A2 Simulating response and effect mechanisms of global climate change on hydrological fluxes in tropical montane ecosystems [funded by DFG]

PI(s) for this project:

Prof. Dr. Lutz Breuer
Dr. David Windhorst


Current Land Surface Models (LSM) used to investigate global change effects have shown (1) great deficiencies in the representation of water related feedback mechanisms between biotic, climatic and hydrological processes and (2), oversimplified hydrological components effecting the water movement and traits of the vegetation. As a consequence, the impact of preferential and lateral flow on water and nutrient availability, inter-species root competition on water uptake or dynamic adaptation of plants to climate and land use conditions are poorly represented in current LSMs. These effects are especially pronounced in complex and diverse landscapes like the tropical mountain rainforests of south Ecuador. This casts doubt on the ability of current LSMs to correctly model how global change might affect future biomass production and water fluxes or shape vegetation structures in such ecosystems.
The objectives of subproject A2 are to overcome the current deficiencies of hydrological routines common to most state of the art LSMs. In particular, we will (1) improve the representation of lateral and preferential flow processes by following the dual-permeability approach and accounting for neighboring water flow, (2) incorporate stable water isotope tracing in the LSM for a comprehensive testing of water flux processes and (3) test the newly developed water-related community trait dynamics from this and other subprojects of the research unit RESPECT.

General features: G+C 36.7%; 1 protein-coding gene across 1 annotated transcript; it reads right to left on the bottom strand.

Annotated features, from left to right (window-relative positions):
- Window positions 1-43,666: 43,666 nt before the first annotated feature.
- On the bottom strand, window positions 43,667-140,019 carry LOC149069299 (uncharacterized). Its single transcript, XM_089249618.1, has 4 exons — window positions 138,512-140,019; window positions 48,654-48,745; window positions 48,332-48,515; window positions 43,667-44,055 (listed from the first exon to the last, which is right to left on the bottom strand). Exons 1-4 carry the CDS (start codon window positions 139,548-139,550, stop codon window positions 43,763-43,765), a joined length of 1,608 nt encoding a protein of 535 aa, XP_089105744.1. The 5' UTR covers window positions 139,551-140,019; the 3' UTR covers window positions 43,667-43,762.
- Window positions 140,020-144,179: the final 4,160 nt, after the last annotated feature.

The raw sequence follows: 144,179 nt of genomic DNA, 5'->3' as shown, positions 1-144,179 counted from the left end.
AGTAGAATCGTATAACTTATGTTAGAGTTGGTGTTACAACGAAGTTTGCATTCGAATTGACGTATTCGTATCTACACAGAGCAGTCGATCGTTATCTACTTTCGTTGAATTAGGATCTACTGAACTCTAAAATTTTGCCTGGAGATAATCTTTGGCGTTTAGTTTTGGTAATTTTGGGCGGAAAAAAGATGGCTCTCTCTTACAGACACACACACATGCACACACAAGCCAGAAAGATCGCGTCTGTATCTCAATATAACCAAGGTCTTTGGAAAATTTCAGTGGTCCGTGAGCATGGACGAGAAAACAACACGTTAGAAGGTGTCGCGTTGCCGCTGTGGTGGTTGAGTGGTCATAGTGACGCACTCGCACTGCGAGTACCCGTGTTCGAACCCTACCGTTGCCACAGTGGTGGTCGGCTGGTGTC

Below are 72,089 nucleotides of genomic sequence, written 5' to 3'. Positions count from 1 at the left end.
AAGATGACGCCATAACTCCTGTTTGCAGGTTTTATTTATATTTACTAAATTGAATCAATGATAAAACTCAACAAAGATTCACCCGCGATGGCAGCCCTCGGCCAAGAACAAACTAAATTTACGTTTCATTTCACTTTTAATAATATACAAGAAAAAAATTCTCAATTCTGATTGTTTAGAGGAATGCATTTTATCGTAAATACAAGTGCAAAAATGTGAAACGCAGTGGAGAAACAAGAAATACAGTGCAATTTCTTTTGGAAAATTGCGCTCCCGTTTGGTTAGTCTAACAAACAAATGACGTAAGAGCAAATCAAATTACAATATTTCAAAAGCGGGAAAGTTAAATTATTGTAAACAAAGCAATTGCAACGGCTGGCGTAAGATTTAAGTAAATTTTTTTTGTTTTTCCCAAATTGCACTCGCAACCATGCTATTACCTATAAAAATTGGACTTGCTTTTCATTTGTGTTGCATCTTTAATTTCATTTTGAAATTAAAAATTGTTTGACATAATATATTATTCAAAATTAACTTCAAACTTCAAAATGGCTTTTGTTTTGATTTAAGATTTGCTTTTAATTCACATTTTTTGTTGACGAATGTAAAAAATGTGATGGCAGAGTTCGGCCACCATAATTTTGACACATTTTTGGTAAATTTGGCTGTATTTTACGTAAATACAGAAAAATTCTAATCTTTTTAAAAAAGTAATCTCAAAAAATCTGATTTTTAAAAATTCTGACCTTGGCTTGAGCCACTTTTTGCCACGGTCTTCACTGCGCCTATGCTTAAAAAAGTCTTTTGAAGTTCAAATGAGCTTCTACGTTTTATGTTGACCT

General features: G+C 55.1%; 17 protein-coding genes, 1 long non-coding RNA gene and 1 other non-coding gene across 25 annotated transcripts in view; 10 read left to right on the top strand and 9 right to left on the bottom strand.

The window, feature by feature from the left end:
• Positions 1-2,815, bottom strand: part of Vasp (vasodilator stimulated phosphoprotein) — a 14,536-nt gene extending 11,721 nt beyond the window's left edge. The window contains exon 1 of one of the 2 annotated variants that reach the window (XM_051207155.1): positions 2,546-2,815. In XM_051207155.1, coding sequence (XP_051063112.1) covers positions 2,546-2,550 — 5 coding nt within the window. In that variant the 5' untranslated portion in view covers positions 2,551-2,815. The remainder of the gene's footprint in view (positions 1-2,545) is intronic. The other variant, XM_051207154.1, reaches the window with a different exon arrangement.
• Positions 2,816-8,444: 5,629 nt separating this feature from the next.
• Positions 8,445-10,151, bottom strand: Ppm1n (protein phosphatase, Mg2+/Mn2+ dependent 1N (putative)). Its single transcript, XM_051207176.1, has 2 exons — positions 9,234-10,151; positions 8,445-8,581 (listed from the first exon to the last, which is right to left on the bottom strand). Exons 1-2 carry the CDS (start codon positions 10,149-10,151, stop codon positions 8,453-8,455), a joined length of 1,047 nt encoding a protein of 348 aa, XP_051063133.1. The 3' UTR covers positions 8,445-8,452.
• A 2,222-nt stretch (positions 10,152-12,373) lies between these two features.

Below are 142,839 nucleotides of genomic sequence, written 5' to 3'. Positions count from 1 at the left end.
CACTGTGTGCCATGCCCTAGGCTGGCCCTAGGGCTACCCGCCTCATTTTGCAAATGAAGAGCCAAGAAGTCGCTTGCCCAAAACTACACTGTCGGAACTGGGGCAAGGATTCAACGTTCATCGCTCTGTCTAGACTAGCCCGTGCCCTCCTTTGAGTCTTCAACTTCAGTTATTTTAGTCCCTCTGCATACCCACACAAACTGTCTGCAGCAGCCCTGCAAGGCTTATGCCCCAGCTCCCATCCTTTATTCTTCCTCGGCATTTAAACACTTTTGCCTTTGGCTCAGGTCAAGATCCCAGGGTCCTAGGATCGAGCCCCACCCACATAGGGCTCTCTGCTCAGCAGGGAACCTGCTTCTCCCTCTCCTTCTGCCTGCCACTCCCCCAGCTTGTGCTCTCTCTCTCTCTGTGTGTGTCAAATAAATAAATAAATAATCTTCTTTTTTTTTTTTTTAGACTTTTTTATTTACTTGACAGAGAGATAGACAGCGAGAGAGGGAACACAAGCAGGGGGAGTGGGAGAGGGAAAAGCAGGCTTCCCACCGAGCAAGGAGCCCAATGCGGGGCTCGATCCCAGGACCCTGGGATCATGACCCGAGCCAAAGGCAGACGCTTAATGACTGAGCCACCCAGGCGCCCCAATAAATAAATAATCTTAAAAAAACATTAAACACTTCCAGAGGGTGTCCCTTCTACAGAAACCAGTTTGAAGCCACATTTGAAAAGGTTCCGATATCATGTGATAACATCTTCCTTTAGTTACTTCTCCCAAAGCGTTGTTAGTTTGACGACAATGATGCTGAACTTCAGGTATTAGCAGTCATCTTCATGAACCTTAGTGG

The goal is to create a new LSM with a substantially improve representation of hydrological processes, which allows its application even in complex environments like the tropical mountain rainforests of south Ecuador. To this end, we will adapt and improve the state of the art hydrological Catchment Modelling Framework (CMF) (LSM-Hydro) and couple it with the other components of the regionalized LSM proposed by RESPECT: the individual-based dynamic vegetation model LPJ-GUESS (LSM-Bio) and the micrometeorological model CLM (LSM-Atmo).
For thorough model testing the modelling efforts will be complement with a variety of hydrological field experiments to investigate the water cycle and its flux components. Continuous monitoring includes soil moisture and temperature by automatic data loggers. Water dynamics and root water uptake will be investigated by sampling stable water isotopes from different sources, such as throughfall and fog, soil water from various pore regions (by cryogenic extraction and suction plates with different tensions), and xylem water (by cryogenic extraction).
The resulting LSM will be used to assess the global change effects (i.e. land use and climate change) on the water cycle and biomass production of this sensitive and climate relevant ecosystem and its anthropogenic replacement systems.